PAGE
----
Don’t expect too many of these. These entries are where I am both trying to document my emotional and mental state in a way that’s useful or meaningful to others. It’s not enough to record what I’m at, I’m trying to record them in ways that’s worth sharing, to make clear the struggles that can come as a part of the work of creative endeavours and research. It matters to me that you can identify me as a person, not just as a dispenser of advice – and that means occasionally, sharing about how I’m doing.
It’s a late thursday night of the day I spent an hour sitting in a doctor’s office to get vaccinated, then observed afterwards. I am exhausted. My arm is killing me. I feel weird in the stomach, and my eyes hurt. None of this relates to the vaccine, as best I can tell, by the way. I’m exhausted because I’ve been working all day, then I had to arrange transport to the doctor’s, then get home, and then, I had to work on rebuilding my bed, because that can’t really wait. It meant that after getting the vaccine — which was convenient and easy and even literally painless — I came homje and had a list of things I had to do before I could tell myself I had the freedom to relax.
And then, eventually, that opportunity arrived, and I had a shower.
Welcome, welcome, welcome, boils ghouls and nondinary fools~! Welcome, welcome, welcome to the press dot invincible dot ink blog where horror and thriller and spooky material is all getting stuffed into the month of October. It’s some lighthearted funny spooks, but there’s also some more deep and heavy horrifying material to grapple with.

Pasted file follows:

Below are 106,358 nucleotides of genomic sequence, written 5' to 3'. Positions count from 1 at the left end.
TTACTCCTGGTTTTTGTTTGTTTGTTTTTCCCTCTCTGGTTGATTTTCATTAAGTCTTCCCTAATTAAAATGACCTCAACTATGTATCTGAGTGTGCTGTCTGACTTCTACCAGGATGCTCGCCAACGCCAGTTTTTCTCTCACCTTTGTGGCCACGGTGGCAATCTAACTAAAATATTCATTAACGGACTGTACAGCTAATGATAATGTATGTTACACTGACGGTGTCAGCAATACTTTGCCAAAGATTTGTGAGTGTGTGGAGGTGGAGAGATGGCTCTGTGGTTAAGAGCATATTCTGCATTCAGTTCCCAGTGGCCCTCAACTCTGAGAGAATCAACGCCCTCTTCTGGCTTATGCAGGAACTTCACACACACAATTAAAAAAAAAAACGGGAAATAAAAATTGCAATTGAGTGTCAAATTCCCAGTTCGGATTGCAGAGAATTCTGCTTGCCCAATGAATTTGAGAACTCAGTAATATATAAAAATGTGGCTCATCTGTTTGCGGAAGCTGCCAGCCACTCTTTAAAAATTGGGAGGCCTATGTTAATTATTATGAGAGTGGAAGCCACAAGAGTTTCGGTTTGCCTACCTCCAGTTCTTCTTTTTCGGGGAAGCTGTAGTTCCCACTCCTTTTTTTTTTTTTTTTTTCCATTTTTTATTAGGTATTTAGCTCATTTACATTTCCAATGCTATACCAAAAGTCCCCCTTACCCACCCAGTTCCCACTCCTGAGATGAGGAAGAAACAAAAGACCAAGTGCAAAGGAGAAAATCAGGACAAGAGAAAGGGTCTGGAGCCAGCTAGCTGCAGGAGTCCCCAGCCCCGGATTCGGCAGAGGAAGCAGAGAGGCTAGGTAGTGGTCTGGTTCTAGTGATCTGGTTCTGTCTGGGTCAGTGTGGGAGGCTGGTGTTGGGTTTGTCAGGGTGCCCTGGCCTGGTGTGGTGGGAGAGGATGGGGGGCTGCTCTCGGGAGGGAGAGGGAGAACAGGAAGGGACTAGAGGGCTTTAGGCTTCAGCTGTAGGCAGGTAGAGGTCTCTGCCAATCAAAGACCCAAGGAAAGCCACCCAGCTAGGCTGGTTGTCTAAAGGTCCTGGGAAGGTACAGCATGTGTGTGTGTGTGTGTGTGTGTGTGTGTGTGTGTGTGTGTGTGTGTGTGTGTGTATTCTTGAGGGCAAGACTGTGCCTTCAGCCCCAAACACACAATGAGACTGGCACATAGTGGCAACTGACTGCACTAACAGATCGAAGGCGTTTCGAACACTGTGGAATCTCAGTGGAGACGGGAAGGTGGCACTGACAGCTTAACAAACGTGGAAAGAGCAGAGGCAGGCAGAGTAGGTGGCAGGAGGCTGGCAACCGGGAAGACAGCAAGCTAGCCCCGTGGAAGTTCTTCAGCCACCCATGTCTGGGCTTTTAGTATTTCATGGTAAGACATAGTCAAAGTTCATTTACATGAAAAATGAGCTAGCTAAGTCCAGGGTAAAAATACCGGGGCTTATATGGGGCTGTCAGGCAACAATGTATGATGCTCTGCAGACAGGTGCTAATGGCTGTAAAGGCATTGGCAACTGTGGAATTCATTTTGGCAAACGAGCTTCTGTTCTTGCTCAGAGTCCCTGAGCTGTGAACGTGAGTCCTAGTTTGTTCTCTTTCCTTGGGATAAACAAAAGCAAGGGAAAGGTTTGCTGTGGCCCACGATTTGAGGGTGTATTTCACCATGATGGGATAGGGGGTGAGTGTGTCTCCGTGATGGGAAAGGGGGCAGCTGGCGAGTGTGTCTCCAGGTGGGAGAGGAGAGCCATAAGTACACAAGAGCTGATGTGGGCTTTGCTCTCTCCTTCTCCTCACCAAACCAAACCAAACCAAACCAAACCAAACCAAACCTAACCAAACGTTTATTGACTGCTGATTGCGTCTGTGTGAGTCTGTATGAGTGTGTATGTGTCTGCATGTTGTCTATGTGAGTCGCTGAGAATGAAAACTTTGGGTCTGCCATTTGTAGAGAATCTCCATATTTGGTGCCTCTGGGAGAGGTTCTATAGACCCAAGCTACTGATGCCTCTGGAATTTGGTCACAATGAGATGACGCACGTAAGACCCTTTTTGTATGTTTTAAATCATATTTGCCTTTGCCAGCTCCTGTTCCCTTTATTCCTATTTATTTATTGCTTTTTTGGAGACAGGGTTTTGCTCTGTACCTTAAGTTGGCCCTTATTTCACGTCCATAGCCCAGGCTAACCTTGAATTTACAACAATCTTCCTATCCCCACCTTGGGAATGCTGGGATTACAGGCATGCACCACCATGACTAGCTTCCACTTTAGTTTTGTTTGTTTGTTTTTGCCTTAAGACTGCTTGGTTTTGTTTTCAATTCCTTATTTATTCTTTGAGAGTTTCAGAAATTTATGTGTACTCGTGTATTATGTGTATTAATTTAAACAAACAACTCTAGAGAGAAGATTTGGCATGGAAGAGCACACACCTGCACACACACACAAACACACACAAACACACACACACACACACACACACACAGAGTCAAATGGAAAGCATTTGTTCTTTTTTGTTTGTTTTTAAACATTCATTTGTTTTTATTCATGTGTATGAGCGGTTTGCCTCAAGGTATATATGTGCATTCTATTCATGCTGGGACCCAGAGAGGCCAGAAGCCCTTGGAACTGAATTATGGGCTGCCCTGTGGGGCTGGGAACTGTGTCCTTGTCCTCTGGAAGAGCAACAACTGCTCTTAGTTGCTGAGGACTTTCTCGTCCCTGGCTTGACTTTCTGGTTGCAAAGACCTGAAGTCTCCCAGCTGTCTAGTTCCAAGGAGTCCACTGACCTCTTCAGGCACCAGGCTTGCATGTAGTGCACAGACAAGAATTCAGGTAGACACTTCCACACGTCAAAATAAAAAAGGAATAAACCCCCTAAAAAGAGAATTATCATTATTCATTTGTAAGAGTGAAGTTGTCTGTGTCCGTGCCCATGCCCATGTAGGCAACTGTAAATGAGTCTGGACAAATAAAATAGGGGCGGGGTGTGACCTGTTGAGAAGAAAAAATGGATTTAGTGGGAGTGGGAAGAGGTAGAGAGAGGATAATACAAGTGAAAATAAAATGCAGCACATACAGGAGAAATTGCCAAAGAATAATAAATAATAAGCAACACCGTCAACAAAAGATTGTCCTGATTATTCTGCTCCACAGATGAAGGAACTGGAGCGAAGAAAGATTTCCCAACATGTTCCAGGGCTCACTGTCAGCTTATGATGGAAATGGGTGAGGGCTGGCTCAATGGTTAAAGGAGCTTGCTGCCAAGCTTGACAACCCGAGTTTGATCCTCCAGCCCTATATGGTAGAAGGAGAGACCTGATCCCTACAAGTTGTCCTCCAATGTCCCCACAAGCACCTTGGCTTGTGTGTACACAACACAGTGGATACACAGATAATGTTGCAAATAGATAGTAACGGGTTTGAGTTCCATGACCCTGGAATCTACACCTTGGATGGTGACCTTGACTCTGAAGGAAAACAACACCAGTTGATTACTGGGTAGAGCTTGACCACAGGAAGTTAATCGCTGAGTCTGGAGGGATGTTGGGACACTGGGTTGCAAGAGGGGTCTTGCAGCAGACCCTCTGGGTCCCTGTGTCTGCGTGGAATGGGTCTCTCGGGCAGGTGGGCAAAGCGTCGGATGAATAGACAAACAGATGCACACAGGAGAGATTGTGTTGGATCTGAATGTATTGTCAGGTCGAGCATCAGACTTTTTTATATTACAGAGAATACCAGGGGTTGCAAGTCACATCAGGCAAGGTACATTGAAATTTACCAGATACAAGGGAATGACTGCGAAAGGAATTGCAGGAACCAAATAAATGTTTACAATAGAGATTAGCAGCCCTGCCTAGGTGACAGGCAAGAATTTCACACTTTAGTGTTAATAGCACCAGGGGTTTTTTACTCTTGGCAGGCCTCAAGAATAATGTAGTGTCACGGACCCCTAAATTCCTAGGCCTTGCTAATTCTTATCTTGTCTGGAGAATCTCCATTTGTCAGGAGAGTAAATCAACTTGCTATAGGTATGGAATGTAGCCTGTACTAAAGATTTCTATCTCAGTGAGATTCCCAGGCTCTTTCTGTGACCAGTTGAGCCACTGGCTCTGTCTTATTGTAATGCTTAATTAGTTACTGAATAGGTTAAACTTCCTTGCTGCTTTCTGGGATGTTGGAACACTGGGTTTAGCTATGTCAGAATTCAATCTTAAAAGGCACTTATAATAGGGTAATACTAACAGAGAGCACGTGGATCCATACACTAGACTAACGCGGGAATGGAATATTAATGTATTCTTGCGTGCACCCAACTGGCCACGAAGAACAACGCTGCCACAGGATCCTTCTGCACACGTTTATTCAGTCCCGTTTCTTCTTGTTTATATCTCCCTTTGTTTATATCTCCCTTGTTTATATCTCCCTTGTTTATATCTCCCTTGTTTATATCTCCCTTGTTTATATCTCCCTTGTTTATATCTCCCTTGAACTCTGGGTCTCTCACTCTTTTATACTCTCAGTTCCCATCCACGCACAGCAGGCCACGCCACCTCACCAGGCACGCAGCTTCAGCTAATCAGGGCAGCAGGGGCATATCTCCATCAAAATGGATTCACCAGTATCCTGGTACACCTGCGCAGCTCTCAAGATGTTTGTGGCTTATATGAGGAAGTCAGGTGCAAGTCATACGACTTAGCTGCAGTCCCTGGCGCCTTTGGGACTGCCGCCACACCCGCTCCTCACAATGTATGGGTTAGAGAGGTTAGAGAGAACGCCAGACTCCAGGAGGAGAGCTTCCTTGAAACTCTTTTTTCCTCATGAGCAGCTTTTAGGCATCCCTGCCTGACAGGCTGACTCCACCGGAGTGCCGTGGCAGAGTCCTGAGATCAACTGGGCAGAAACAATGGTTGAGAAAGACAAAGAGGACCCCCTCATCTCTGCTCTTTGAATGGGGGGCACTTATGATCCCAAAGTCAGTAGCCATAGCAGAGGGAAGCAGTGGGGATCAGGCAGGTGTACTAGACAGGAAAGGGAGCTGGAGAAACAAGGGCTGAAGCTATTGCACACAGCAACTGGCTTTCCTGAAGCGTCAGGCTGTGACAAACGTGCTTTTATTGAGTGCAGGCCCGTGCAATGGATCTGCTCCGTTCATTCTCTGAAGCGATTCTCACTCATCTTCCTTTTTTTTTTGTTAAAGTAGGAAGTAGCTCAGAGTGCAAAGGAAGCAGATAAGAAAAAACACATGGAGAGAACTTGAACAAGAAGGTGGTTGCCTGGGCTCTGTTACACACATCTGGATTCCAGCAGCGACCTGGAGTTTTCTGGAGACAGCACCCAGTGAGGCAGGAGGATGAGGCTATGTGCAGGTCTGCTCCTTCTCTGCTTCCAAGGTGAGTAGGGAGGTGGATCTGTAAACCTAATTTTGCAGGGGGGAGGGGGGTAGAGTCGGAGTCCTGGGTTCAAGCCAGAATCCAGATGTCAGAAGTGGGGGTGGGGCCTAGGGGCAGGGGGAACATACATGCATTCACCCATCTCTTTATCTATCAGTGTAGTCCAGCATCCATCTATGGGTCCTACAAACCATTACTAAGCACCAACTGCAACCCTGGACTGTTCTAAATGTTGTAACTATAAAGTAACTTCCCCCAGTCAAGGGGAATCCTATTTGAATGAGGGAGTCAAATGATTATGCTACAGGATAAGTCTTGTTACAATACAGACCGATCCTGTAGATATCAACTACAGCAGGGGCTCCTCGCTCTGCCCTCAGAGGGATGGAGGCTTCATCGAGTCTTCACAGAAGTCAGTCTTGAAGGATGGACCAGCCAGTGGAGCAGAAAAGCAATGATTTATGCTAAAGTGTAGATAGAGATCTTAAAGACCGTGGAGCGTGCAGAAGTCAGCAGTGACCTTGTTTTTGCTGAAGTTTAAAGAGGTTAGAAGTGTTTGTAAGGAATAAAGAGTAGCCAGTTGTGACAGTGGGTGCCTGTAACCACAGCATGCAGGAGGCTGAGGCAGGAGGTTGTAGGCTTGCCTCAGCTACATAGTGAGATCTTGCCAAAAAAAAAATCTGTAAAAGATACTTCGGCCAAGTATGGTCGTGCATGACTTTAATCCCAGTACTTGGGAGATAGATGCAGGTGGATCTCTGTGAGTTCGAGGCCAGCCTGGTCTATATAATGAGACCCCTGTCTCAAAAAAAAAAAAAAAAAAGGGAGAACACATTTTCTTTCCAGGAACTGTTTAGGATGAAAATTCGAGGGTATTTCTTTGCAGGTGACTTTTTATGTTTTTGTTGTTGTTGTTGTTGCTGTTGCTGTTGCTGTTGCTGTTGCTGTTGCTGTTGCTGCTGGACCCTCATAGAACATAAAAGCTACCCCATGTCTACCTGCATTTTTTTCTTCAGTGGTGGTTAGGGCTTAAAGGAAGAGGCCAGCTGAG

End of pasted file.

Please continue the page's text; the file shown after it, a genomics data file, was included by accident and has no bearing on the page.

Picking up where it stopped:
What can you expect? Well, I’m going to look at some horror games in the Game Pile; horror movies and manga in the Story Pile. But in addition to that, the remaining posts of the month are going to bubble and teem with nasty, creepy horrors of media, of the way we treat one another, or the way games treat one another. That means we’re going to talk about things that we accept as horrifying in one way, and instead turning them so we can see different horror cut through it. We’re going to talk a little about a beloved (by other people) historical figure. There’s going to be some more talk about assets and game design, and maybe a chat about horror in world building choices, and maybe even a new horrifying group of monster-people for D&D.
Don’t worry, I’m not going to use this as an excuse to drop you into nasty topics. There will still be content warnings and folds, and I hope you can appreciate, if I slip up in this case, it’s a product of a mistake, not out of any attempt to manipulate and hurt you.
The term I wield for this month is deliberately dread, rather than horror, because if you’ve looked back on previous Dread Months, there have been some really good horror movies and series, things that are designed to make you clutch your chest and brace with the horror of them. But there have also been things like ‘oh wow, the Goosebumps movie is better than I expected.’ Then there’s stuff where I have confronted a grim thought or two, like the time I considered how the trajectory of my life matched the trajectory of historical serial killers.
September is over! But if you’re like the majority of people who read this blog (weird), you only check it from time to time, so here’s a post that should tell you things you may have missed this month that you can go check out!